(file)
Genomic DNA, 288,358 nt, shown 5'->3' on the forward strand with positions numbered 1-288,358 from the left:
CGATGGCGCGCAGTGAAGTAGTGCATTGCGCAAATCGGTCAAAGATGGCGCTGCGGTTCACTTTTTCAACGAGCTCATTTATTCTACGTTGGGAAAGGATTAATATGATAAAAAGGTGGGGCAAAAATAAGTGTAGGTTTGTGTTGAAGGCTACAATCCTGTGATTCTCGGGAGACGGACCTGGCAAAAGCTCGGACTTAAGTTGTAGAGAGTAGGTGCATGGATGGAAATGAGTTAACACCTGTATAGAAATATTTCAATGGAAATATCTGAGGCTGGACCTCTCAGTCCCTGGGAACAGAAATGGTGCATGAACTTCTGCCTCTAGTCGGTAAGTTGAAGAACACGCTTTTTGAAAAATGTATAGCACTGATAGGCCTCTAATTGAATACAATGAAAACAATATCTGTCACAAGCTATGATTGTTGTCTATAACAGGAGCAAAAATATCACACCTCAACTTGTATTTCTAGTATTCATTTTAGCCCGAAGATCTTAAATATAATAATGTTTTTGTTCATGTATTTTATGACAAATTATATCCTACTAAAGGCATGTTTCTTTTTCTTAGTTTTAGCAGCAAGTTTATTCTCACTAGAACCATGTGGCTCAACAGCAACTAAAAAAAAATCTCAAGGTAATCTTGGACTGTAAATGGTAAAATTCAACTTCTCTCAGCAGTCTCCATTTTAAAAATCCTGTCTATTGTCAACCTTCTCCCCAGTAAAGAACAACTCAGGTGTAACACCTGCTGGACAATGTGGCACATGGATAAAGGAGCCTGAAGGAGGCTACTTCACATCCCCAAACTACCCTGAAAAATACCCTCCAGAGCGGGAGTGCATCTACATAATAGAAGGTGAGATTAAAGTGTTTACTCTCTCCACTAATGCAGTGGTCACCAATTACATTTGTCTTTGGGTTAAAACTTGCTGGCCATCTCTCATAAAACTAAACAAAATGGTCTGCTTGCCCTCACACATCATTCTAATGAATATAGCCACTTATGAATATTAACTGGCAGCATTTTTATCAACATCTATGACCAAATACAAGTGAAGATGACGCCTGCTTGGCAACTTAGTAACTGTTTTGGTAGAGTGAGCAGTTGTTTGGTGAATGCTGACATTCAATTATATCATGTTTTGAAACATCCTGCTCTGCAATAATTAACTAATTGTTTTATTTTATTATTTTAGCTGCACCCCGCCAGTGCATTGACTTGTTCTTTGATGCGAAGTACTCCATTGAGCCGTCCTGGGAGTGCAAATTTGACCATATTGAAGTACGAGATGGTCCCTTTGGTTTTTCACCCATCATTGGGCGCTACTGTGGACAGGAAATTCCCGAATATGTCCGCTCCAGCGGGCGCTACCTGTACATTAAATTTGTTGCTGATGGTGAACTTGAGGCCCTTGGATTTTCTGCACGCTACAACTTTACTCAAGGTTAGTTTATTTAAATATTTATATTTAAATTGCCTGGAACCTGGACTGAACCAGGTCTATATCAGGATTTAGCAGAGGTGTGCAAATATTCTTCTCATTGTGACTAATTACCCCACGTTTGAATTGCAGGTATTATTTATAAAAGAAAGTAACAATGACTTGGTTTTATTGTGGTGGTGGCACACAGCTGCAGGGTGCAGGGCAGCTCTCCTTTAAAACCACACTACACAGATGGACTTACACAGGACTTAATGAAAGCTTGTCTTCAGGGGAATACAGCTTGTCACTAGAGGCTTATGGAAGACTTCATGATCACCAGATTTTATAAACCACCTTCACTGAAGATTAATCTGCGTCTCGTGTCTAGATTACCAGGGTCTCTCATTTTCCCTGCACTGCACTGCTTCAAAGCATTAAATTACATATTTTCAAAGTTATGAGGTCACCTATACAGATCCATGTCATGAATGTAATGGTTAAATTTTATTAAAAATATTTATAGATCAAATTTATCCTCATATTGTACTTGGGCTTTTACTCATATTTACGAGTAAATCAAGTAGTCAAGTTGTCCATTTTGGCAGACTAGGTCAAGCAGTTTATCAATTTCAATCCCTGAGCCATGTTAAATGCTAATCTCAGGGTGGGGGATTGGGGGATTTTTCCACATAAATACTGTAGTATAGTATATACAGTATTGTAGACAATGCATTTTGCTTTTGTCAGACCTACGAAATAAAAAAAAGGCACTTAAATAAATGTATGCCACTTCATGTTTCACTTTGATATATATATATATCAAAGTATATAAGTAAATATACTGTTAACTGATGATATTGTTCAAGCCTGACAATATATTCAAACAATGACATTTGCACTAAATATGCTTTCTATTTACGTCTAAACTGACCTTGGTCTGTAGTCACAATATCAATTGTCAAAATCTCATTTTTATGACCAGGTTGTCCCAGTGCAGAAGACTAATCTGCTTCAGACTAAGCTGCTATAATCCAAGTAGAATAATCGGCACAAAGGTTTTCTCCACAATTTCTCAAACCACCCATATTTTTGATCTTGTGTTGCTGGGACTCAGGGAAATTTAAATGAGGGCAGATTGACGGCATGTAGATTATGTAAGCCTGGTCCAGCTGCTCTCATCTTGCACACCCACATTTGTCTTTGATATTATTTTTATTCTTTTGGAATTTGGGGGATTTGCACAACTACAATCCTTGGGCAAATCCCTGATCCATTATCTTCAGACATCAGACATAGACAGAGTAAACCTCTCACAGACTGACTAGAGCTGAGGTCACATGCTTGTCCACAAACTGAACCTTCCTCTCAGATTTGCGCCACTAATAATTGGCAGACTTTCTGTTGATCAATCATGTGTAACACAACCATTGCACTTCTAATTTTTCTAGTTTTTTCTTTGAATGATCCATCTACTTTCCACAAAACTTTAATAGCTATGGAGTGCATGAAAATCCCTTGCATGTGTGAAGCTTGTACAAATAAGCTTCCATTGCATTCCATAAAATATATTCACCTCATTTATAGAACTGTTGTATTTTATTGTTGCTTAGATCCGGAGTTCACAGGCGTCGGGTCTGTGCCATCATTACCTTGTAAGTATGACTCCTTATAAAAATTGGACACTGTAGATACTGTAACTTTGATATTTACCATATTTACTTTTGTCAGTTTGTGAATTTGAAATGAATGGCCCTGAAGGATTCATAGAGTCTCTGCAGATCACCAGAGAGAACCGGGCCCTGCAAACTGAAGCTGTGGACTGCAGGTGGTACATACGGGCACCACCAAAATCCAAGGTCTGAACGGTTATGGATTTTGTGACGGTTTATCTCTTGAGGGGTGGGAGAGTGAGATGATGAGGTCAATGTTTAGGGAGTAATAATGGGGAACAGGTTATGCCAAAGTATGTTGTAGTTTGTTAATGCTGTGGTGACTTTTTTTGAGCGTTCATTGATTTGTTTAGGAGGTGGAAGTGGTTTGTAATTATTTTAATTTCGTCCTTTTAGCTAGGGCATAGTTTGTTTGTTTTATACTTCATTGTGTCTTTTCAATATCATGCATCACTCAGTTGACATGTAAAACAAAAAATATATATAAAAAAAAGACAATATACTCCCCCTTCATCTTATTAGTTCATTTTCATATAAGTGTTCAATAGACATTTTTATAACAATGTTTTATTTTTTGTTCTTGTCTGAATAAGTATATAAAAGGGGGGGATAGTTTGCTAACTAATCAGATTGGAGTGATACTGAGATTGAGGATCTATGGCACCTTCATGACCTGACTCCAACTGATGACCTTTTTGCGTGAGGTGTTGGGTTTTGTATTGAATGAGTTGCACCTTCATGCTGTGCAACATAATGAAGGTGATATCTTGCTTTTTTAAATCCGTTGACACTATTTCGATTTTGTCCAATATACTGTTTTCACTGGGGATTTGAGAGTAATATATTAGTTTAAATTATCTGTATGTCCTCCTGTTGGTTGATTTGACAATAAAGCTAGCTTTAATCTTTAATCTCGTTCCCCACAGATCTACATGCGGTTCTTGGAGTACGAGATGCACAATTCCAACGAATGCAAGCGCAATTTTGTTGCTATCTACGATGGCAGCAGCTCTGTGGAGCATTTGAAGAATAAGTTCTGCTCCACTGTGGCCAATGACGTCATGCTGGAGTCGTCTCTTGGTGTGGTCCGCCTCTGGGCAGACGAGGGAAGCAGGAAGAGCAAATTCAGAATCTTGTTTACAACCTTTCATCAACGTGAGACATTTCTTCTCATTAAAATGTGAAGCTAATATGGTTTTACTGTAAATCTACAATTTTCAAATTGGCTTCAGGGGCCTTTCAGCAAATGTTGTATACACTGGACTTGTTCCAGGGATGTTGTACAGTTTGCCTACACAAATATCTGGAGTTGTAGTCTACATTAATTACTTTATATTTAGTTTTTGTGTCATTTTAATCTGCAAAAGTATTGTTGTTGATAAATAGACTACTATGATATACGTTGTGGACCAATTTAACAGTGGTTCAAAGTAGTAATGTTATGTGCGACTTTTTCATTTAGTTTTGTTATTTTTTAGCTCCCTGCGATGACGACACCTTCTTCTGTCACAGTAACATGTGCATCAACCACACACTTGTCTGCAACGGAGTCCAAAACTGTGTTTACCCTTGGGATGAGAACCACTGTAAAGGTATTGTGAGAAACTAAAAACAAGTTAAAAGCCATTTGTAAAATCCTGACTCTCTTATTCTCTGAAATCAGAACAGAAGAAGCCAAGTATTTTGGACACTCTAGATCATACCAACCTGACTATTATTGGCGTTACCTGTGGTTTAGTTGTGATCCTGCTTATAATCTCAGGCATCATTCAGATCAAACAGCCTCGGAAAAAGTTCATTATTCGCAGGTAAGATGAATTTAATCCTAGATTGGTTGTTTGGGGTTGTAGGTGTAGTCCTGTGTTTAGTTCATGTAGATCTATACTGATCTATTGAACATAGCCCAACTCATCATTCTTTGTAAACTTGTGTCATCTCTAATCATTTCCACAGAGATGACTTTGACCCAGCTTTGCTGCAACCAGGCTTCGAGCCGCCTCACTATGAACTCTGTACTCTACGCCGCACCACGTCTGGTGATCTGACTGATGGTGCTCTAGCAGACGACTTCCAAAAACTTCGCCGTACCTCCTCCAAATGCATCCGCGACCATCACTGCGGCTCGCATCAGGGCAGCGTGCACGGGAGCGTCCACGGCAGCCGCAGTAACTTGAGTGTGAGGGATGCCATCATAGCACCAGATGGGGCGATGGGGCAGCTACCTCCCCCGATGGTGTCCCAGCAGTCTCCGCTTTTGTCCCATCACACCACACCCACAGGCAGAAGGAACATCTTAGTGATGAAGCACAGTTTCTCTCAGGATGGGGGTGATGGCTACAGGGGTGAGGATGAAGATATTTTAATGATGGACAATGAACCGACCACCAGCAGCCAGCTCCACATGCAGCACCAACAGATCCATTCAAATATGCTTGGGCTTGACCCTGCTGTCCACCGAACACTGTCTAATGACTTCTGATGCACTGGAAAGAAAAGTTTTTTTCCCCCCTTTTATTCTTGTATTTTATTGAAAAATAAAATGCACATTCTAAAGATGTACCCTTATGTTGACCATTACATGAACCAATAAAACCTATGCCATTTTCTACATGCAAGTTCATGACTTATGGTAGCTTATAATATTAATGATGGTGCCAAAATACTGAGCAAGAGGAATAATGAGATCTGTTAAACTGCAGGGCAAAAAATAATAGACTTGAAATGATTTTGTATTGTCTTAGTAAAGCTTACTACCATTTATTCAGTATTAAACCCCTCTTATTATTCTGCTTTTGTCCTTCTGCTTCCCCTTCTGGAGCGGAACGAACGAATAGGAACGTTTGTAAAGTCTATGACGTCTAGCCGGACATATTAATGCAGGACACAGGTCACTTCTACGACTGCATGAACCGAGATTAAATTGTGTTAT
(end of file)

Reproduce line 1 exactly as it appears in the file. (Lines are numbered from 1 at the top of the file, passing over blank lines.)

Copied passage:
Genomic DNA, 288,358 nt, shown 5'->3' on the forward strand with positions numbered 1-288,358 from the left: